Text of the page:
“Our experience has shown that one fixed methodology is insufficient to properly assess a given system, component or scenarios,” Skroch said.

“We have a spectrum of assessment methodologies and assessment types that we apply as needed to most efficiently meet customer goals and provide consistent, measurable and actionable results.”

IORTA claims there are eight natural categories of red teaming that are combined to drive all their assessments, from high-level evaluation of risk through sophisticated analysis. The eight categories are design assurance, hypothesis testing, benchmarking, behavioral red teaming, gaming, operational red teaming, penetration testing and analytic red teaming.

One type or a combination of types is selected to achieve optimum results for a Red Team sponsor.

The IORTA process and its subprocesses were composed and refined from those developed at Sandia and its 50-year history of design-assess techniques.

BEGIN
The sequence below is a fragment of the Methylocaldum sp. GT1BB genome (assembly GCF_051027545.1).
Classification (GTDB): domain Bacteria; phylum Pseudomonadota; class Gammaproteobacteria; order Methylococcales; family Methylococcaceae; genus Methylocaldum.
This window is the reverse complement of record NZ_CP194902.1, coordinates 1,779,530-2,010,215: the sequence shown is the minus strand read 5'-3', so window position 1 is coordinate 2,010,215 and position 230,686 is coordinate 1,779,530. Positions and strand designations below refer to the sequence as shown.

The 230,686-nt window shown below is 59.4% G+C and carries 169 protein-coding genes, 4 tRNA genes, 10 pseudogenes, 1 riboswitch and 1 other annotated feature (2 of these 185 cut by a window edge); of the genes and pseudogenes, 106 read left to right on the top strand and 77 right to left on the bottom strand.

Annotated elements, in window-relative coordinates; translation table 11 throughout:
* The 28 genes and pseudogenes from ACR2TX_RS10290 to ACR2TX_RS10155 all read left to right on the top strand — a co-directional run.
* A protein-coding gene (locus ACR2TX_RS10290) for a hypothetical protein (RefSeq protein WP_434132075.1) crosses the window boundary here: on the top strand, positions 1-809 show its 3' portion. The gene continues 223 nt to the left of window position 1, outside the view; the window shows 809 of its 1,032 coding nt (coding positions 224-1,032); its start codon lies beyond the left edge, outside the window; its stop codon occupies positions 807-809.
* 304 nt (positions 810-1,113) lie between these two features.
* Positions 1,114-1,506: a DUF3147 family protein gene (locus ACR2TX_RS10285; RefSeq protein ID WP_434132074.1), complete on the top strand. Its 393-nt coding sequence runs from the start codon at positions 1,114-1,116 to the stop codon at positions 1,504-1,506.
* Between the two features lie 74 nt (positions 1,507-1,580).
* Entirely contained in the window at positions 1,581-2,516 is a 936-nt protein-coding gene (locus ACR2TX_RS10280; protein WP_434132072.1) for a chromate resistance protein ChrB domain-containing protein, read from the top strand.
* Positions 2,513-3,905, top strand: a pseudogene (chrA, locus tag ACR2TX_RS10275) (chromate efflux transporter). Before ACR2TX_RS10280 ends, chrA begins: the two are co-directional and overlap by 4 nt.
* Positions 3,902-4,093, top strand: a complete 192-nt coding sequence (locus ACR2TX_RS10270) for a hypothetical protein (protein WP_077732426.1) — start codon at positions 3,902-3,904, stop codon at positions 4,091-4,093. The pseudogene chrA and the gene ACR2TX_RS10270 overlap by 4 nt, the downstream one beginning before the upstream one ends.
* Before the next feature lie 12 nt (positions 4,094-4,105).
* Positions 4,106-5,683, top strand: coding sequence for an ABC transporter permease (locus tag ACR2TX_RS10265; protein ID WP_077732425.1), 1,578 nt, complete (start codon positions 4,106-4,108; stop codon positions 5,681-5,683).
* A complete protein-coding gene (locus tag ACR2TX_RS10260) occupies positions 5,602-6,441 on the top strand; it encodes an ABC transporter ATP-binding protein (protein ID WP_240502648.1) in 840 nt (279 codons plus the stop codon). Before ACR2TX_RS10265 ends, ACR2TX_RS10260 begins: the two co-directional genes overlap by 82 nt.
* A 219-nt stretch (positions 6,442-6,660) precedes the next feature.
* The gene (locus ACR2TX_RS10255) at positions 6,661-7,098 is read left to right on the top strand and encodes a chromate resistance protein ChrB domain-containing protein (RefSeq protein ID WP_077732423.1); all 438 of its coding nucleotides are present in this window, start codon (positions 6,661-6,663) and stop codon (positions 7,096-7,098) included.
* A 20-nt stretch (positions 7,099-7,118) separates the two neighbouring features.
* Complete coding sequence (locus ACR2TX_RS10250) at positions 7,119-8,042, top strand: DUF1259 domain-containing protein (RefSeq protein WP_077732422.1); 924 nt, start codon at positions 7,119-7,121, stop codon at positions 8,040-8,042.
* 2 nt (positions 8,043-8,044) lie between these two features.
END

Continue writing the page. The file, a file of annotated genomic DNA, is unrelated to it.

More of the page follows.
The Red Teams also use external techniques such as fault trees and event trees, processes such as the COBIT (Control Objectives for Information and related Technology, a standard framework for information security) governance framework, as well as tools such as open-source computer and network security tools that are appropriate for a given assessment.

They refine their own techniques through continued R&D activities, Skroch said.

One recent example was a request from the Environmental Protection Agency to assess IT system security at all water distribution plants in the United States that serve more than 100,000 people.

Theoretically, a local or regional water system could be compromised via a Trojan horse or another attack and be forced to add an incorrect measurement of chemicals to untreated water—for example, an amount far above the maximum safety zone. The resulting excess could poison the water.